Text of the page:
Science fiction, in Darko Suvin's formalist account of the genre, is classically identified by the narratological deployment of a "novum"-a scientific or technological "cognitive innovation" as extrapolation or deviation from present-day realities-that becomes "'totalizing' in the sense that it [the novum] entails a change in the whole universe of the tale." The diegesis of the science fiction story is an estranging "alternate reality logically necessitated by and proceeding from the narrative kernel of the novum." Succinctly, science fiction assumes an element of transgression from contemporary scientific thought that in itself brings about the transformation of the world. It follows that nanowriting, positing the world turned upside down by the future advent of fully functional nanomachines, thereby falls into the domain of science fiction. Nanowriting performs radical ontological displacements within its texts and re-creates the world atom by atom as a crucial component of its extrapolative scientific method; but by employing this method, nanowriting becomes a postmodern genre that draws from, and contributes to, the fabulations of science fiction. Science fiction is not a layer than can be stripped from nanoscience without loss, for it is the exclusive domain in which mature nanotechnology currently exists; it forms the horizon orienting the trajectory of much nanoscale research, and any eventual appearance of practical molecular manufacturing-transforming the world at a still unknown point in the future through a tremendous materialization of the fantastic-would remain marked with the semiotic residue of the science fiction novum. Accordingly, I suggest that nanotechnology should be viewed as simultaneously a science and a science fiction.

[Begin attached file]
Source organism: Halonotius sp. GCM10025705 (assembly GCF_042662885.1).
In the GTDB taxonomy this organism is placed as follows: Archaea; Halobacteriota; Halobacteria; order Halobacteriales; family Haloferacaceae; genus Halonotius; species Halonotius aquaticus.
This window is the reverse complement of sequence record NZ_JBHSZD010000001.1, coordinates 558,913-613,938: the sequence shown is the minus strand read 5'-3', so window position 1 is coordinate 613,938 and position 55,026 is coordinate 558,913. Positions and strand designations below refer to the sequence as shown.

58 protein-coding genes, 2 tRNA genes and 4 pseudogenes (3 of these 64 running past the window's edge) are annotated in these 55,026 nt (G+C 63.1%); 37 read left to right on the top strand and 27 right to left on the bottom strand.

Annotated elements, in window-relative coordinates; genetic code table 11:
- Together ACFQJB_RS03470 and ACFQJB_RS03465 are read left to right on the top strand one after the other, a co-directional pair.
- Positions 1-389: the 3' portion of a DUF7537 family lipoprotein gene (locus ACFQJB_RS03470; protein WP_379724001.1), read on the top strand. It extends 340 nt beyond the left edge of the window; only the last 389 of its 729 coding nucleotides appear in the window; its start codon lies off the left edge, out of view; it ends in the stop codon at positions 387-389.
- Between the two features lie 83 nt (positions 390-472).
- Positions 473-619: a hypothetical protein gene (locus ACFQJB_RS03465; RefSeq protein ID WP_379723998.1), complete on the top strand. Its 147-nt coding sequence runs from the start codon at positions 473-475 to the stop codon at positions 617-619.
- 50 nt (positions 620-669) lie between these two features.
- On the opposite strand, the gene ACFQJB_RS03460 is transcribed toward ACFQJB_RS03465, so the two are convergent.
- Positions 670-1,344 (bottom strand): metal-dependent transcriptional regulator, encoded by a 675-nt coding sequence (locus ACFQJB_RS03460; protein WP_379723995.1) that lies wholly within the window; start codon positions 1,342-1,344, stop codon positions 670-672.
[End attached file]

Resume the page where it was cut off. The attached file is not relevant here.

Excerpted from NANOVISION by Colin Milburn Copyright © 2008 by DUKE UNIVERSITY PRESS. Excerpted by permission.
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Meet the Author

Colin Milburn is Assistant Professor of English and a member of the Science and Technology Studies Program at the University of California, Davis.